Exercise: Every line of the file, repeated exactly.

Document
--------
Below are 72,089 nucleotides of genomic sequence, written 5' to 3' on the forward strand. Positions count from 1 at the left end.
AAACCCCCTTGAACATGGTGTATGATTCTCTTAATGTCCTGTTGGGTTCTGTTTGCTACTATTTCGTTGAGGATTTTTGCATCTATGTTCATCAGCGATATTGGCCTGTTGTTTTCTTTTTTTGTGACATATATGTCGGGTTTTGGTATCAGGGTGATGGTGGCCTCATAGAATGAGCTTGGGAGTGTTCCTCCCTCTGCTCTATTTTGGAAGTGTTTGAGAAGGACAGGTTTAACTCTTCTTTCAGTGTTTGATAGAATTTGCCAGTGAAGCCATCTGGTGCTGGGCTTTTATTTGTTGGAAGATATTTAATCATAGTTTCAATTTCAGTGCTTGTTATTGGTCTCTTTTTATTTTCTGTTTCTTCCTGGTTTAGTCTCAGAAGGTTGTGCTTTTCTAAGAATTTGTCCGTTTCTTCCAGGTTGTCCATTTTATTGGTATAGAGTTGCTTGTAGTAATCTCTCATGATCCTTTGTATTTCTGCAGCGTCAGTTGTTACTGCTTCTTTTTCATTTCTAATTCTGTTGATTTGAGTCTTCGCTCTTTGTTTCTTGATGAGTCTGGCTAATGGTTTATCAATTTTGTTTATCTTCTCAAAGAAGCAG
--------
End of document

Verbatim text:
Below are 72,089 nucleotides of genomic sequence, written 5' to 3' on the forward strand. Positions count from 1 at the left end.
AAACCCCCTTGAACATGGTGTATGATTCTCTTAATGTCCTGTTGGGTTCTGTTTGCTACTATTTCGTTGAGGATTTTTGCATCTATGTTCATCAGCGATATTGGCCTGTTGTTTTCTTTTTTTGTGACATATATGTCGGGTTTTGGTATCAGGGTGATGGTGGCCTCATAGAATGAGCTTGGGAGTGTTCCTCCCTCTGCTCTATTTTGGAAGTGTTTGAGAAGGACAGGTTTAACTCTTCTTTCAGTGTTTGATAGAATTTGCCAGTGAAGCCATCTGGTGCTGGGCTTTTATTTGTTGGAAGATATTTAATCATAGTTTCAATTTCAGTGCTTGTTATTGGTCTCTTTTTATTTTCTGTTTCTTCCTGGTTTAGTCTCAGAAGGTTGTGCTTTTCTAAGAATTTGTCCGTTTCTTCCAGGTTGTCCATTTTATTGGTATAGAGTTGCTTGTAGTAATCTCTCATGATCCTTTGTATTTCTGCAGCGTCAGTTGTTACTGCTTCTTTTTCATTTCTAATTCTGTTGATTTGAGTCTTCGCTCTTTGTTTCTTGATGAGTCTGGCTAATGGTTTATCAATTTTGTTTATCTTCTCAAAGAAGCAG